One particularly persistent trope is that the region is a dangerous powder keg because of the legacy of Soviet borders. When he drew lines on a map to form new Soviet republics in the s, he created minorities that were bound to make them unstable. Why is this a problem?
Firstly, it suggests that Central Asians are prisoners of their past, with no agency of their own that might allow them to escape it. Secondly, it grossly misrepresents that past.
Border Regions Series
And, above all, they were not imposed unilaterally from Moscow. One of the major developments in the historiography of the USSR since Soviet archives opened after has been a series of in-depth studies of Soviet nationalities policy in non-Russian regions, and particularly in Central Asia. This was not a cynical divide-and-rule policy, but a response to the strength of nationalist movements that had emerged in many parts of the Russian Empire during the period of the revolution and civil war. This was not a top-down process driven by the Central Party organization in Moscow.
In the s, the Soviet regime in Central Asia was fragile, and badly in need of local allies. As Adrienne Edgar has shown for Turkmenistan, Paul Bergne for Tajikistan, Ali Igmen for Kyrgyzstan, Adeeb Khalid for Uzbekistan and Dina Amanzholova and Tomohiko Uyama for Kazakhstan, the new national units grew out of an often uneasy political alliance between local nationalist intellectuals and the Soviet state — most importantly the so-called Jadids in Uzbekistan and the Alash Orda in Kazakhstan.
Local communist organizations, which had significant numbers of local cadres, played a key role in negotiating the new national boundaries with Moscow and with each other. Unlike in Africa — where at the Berlin Congress, European colonial powers really did just draw lines on the map, or in the Middle East, where the Sykes-Picot agreement paid little or no attention to local political desires — the borders that emerged in Central Asia were not drawn at random, even if at times they often seem to defy geographical logic.
They were a product of late-Tsarist and early-Soviet census data, ethnographic and orientalist scholarship, and also in part of the process of raionirovanie — identifying supposedly rational and viable economic units, and ensuring that each new state met minimum criteria for becoming a full-blown Soviet Socialist Republic: these included a population of at least a million, and a capital city connected by rail. Tashkent and Shymkent were both cities with a mixed population of Europeans and Uzbeks, surrounded by a hinterland populated largely by Kazakhs. They may separate societies with very different cultures, histories, national identities or economic power, or divide people of the same ethnic or cultural identity.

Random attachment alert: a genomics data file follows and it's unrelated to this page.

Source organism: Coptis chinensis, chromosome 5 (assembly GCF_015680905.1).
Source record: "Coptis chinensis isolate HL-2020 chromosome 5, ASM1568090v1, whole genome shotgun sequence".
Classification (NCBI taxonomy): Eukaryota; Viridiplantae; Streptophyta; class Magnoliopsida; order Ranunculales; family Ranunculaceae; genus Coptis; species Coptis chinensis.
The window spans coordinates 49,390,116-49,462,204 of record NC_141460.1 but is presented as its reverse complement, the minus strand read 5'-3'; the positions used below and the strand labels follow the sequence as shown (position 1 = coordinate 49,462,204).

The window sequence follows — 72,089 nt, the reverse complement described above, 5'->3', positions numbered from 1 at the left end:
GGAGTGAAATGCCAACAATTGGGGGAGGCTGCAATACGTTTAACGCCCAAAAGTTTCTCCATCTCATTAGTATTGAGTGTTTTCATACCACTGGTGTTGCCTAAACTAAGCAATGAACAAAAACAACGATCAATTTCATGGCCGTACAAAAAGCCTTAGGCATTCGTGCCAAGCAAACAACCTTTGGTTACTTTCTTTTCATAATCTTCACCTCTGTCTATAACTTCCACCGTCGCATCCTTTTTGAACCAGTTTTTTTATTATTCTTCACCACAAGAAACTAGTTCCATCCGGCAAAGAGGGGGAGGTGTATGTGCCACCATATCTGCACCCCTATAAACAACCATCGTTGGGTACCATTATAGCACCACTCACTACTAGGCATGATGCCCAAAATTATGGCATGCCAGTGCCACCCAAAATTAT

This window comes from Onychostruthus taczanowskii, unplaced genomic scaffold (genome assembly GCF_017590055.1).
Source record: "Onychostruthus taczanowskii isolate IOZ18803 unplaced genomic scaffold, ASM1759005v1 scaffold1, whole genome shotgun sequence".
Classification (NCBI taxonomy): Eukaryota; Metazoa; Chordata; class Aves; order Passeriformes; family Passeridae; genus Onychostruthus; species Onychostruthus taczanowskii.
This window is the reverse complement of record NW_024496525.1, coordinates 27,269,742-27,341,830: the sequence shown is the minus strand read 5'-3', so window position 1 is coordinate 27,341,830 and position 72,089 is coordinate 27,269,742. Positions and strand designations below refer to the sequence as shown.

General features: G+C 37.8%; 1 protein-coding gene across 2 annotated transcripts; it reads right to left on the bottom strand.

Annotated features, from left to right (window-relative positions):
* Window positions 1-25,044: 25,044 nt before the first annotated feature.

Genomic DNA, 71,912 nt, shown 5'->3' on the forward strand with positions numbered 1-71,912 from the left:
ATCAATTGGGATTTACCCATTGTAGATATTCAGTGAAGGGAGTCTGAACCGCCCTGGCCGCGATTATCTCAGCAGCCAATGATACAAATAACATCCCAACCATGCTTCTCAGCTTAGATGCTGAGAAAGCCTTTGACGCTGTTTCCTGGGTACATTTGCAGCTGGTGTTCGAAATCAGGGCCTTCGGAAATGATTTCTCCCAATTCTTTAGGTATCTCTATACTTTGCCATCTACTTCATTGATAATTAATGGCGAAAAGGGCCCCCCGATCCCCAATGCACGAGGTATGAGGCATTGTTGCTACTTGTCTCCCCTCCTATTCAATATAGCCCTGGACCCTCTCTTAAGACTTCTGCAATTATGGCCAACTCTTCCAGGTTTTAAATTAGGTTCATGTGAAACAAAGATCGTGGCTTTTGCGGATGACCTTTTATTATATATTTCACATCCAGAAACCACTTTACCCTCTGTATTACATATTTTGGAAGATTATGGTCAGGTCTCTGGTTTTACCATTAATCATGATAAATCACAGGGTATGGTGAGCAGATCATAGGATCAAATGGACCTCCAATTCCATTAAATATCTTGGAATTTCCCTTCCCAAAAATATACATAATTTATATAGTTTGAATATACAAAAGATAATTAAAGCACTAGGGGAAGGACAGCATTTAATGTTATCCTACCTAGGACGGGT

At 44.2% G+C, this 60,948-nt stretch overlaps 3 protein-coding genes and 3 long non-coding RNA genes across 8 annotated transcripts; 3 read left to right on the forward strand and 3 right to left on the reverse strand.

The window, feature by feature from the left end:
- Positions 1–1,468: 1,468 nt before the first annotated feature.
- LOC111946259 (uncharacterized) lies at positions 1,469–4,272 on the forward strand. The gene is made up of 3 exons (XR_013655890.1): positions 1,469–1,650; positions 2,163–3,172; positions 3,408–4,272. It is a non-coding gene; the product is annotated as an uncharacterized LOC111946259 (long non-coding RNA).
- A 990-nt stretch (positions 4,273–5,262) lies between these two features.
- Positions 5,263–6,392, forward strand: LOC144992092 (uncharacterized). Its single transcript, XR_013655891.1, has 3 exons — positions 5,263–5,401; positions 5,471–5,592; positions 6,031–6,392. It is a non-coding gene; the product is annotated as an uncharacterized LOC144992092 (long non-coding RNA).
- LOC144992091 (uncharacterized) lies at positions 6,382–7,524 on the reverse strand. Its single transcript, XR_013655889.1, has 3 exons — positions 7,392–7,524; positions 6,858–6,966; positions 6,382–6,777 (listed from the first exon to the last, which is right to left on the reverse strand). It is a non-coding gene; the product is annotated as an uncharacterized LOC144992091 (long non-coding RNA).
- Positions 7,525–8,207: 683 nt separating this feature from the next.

As manifestations of some of the world's key political, economic, societal and cultural issues, borders and border regions have received much academic attention over the past decade. This valuable series publishes high quality research monographs and edited comparative volumes that deal with all aspects of border regions, both empirically and theoretically.
It will appeal to scholars interested in border regions and geopolitical issues across the whole range of social sciences. This book looks at the ways African borders impact war and conflict, as well as the ways continental integration could contribute towards cooperation, peace and well-being in Africa.
African borders or borderlands can be a source of problems and opportunity. There is often a historical, geospatial…. Hardback — Routledge Border Regions Series. For whom and why are borders drawn? What are the symbolic projections of these physical realities? And what are the symbolic projections of these physical realities? Constituted by experience and memory, borders shape a "border image" in the minds and social memory of people beyond the lines of the….